Surprisingly, most teachers and even students do not like them. There is always some hesitation towards making them a part of their curriculum.
Teachers hate this method because making the question paper for these tests isn't a very straight forward task and students fear this because they think they might get a question that's unsolvable. One of my students Imran, who managed to improve his results due to these tests, complained saying,
Sir, I liked the open-book group tests but sometimes they are difficult to understand and solve within the given time.
Moreover, students tend to deem this system as cumbersome, as they feel the need to rote learn the contents of every page of the book, so as to solve the question in the allotted time.
Clearly, this method is not everyone's cup of tea.
What I feel is necessary here is the need to train teachers as well as students about how to make and write such tests respectively. Pakistani schools lack such training, obviously leading students and teachers to resent the system.
Daily class discussions
My favourite method of teaching, and that of many other teachers, is the daily class discussion which involves questioning the motive or reason behind an author's words. It is a way to develop minds based on cognitive reasoning.
A student's learning curve improves a lot this way, but bringing every student to the same conclusion takes more than one lecture. As a result, it becomes difficult to complete the course within the given time of a semester.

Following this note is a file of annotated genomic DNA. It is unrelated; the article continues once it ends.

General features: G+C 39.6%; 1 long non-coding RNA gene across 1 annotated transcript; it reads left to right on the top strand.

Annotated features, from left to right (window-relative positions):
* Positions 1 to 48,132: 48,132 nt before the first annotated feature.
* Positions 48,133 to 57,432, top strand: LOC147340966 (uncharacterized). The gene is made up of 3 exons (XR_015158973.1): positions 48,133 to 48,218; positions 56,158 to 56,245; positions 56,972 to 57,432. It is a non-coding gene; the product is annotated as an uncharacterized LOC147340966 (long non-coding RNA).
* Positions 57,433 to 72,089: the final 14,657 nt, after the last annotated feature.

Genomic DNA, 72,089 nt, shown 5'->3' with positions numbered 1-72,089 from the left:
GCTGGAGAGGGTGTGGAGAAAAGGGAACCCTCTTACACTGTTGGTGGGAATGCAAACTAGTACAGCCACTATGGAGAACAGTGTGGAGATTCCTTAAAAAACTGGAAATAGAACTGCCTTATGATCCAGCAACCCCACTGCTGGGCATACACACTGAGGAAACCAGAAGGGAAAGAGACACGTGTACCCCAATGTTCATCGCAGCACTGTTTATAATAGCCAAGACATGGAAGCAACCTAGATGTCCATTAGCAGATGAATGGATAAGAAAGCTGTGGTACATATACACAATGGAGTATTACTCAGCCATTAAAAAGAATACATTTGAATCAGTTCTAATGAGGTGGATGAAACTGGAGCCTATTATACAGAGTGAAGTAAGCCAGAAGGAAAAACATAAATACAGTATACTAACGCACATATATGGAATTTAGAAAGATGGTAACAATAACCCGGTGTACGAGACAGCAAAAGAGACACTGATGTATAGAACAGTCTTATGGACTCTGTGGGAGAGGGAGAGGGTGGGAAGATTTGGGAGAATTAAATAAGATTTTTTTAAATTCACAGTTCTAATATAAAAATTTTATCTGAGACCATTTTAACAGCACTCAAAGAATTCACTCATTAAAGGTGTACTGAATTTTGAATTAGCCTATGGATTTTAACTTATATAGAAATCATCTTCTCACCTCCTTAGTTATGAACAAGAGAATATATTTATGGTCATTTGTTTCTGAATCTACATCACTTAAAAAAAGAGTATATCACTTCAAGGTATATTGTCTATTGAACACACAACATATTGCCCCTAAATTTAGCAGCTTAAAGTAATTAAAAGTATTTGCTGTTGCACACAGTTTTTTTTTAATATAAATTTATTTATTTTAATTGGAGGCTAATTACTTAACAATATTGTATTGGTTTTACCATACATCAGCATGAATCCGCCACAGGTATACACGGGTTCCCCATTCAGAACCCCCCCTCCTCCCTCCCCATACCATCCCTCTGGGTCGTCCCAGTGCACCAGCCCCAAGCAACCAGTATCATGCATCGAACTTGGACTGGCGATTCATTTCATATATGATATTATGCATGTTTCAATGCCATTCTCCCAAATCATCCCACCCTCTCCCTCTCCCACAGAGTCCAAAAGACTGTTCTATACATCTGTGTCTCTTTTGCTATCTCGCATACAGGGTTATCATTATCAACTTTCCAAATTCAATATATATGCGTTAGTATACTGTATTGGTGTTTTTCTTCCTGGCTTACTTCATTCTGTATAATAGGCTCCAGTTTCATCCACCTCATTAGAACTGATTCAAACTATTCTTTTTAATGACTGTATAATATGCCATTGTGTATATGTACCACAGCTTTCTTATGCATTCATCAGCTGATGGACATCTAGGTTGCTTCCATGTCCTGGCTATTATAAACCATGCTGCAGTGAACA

Some mischievous students even try to deliberately lengthen the discussions just to slow down the pace of the course. This was admitted by my student Abbas, who said,
Sir, honestly we did that to stop you from moving on to the next topic.
At the same time, if the teacher is unable to complete the course, he has to face the administration. So, at some stage, he is forced to skip class discussions and resort to outdated methods of teaching, inclusive of the infamous spoon feeding method.
Group-based semester projects
The method that worked to some extent for my students was assigning them a group-based semester projects. This meant that students worked on group presentations and assignments, but because they are permitted a four-month time frame to work on the project, they tend to learn more and bank on their team working skills to some extent. Although this method involved the same techniques as the group presentations and assignments, the increased time frame made a bigger impact on the results.
To summarise then, I would say almost all methods of collaborative learning need time and a conducive environment for students to discuss and learn more collectively. In the semester system, we bombard students with just too many tests in a short span of time which leaves them with little or no time to learn and collaborate. The only choice left to them is to isolate themselves and cram ─ which, unfortunately, the test obsessed system demands them to do.
As far as teachers are concerned, an easy way to do your job is not to alter the predefined system or conduct experiments. The result of such experiments will almost always be disappointing or choked by the stranglehold of the archaic system that prevails.
But, I ask, where has taking the easy-way-out gotten us today?